Seven deaths in Oregon linked to heatwave as parts of Pacific Northwest remain under warnings

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Seven deaths in Oregon have been linked to a searing heatwave which seized the Pacific Northwest over the past week.

Among the dead was an elderly man in Clackamas County, Oregon. The Medical Examiner’s office is investigating his death as heat-related after he was found at home with a non-functioning air conditoner.

The other six suspected hyperthermia deaths occurred last week in Multnomah, Umatilla and Marion counties.

Cooling shelters in Portland, Oregon, remained open through Sunday night amid the sweltering conditions.

Heat advisories and excessive heat warnings remain in place in the Pacific Northwest and Northern High Plains through Monday evening, with the potential for numerous daily maximum temperature records, the National Weather Service said. Temperatures are expected to fall on Tuesday.

In the past seven days, it has hit 100 degrees Fahrenheit (37.7 Celsius) or above four times at Eugene Airport, Oregon. It’s the second highest number of 100F-plus days in July on record in the state, after seven were registered in 2015.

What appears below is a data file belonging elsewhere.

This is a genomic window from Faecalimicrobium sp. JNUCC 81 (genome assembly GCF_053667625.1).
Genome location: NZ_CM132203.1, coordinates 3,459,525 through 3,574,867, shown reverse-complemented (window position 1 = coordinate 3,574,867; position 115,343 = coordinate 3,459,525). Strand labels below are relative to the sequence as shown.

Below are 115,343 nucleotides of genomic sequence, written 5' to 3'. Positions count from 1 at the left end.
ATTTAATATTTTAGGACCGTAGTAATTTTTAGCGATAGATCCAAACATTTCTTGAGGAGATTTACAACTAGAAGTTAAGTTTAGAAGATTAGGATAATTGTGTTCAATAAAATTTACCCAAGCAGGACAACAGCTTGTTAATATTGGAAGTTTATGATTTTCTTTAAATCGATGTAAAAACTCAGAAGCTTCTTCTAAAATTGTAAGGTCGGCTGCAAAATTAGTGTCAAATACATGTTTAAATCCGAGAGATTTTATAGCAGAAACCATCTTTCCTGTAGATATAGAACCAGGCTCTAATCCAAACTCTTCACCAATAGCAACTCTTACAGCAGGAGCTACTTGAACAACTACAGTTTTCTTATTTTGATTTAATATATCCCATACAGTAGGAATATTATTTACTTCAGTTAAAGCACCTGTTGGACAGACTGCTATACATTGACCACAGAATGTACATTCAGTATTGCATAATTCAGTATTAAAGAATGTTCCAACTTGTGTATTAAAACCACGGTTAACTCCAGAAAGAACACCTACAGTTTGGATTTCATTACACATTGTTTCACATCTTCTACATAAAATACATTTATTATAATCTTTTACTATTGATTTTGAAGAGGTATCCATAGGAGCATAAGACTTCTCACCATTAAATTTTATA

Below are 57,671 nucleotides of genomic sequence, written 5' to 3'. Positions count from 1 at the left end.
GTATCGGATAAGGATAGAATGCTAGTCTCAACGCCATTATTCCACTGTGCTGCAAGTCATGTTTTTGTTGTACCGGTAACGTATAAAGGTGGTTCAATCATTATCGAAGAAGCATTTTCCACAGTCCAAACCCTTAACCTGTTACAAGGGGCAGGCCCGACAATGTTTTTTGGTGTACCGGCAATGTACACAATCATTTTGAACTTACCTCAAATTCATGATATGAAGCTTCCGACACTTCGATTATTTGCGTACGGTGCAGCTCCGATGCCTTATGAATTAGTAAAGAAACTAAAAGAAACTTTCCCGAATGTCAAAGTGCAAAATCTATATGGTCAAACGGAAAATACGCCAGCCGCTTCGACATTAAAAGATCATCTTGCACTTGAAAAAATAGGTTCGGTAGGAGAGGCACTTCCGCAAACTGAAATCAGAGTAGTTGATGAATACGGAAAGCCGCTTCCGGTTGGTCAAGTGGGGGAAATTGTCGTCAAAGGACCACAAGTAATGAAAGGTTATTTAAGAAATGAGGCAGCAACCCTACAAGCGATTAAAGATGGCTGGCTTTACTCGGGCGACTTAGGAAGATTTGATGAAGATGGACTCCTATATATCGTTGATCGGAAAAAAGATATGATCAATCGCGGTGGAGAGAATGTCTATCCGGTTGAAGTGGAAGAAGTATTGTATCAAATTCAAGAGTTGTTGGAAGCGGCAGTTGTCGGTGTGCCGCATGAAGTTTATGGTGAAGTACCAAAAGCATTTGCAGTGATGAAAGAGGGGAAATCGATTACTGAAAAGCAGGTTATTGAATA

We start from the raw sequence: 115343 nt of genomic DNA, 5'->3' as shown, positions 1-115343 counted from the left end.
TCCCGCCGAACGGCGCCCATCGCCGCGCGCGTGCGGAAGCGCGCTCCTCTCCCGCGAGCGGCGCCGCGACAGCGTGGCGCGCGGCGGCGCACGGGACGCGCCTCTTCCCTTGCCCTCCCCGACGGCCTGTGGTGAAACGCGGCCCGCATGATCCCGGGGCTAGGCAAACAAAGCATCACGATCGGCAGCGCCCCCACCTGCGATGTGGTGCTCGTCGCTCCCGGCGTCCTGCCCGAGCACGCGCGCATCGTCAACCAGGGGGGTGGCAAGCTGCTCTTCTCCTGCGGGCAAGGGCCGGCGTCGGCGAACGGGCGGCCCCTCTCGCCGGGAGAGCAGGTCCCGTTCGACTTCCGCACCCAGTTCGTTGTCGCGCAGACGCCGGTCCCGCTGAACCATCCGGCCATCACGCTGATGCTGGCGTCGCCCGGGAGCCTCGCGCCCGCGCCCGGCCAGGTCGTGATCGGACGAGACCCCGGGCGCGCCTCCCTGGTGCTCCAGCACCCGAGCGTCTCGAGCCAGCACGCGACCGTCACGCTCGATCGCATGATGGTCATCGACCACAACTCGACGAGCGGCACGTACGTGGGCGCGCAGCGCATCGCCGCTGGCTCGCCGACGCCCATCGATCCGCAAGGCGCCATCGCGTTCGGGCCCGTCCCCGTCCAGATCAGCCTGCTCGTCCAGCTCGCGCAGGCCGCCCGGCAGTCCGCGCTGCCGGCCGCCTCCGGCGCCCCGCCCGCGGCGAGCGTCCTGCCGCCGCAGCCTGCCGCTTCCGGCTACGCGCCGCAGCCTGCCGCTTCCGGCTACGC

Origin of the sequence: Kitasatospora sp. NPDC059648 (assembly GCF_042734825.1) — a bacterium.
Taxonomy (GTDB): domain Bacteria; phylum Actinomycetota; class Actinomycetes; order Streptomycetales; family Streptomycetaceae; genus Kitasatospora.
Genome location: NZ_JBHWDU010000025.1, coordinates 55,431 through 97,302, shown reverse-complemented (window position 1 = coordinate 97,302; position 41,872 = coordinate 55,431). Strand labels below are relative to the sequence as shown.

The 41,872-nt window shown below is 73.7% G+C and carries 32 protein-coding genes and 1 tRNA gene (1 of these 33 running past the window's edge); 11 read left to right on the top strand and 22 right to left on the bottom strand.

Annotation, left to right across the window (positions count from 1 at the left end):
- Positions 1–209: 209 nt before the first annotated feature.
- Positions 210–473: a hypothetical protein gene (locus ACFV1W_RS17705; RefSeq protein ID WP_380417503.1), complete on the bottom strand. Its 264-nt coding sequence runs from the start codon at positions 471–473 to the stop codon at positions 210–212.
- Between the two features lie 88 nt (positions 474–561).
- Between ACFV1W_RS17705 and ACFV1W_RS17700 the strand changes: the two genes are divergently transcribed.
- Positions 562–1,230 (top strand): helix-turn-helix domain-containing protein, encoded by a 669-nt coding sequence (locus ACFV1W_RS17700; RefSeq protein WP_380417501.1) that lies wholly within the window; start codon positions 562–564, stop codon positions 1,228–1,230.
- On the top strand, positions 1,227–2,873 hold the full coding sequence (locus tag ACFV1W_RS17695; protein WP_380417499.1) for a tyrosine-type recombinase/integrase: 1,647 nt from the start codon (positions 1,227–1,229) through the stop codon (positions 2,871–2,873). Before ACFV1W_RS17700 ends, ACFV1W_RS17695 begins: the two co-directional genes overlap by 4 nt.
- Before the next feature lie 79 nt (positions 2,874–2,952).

Soaring temperatures, gusty winds and drought conditions have exacerbated the McKinney Fire on the California-Oregon border.

Since igniting on Friday, it has grown into California’s largest wildfire so far this year, destroying 82 square miles (212 sq km) in Siskiyou County, according to the state fire agency Cal Fire.

So far, 2,000 residents and hikers on the Pacific Crest trail have been evacuated. At least 12 homes have burned down.

Siskiyou County Sheriff’s Office reported that two people were found dead inside a burnt-out vehicle after the fire tore through a residential neighbourhood.

A closed sign is posted outside Rico Loverde's Monster Smash Burgers food cart in Portland, Ore., on Wednesday, July 27 (AP)
A closed sign is posted outside Rico Loverde's Monster Smash Burgers food cart in Portland, Ore., on Wednesday, July 27 (AP)

The bodies were discovered on Sunday morning west of the community of Klamath River. The sheriff’s office said they were in the process of identifying the bodies and notifying next-of-kin.

Last year, a deadly “heat dome” smashed temperature records across Canada and the western US, and left an estimated 800 people dead in Oregon, Washington and British Columbia. The July 2021 heatwave was made at least 150 times more likely by the climate crisis, a scientific analysis later concluded.

Heatwaves have become hotter and more frequent globally, found the latest assessment from the United Nations’ Intergovernmental Panel on Climate Change (IPCC), the global authority on climate science.

The IPCC also said that some extreme heat experienced in the past ten decade would have been “extremely unlikely to occur without human influence”.

AP contributed to this report

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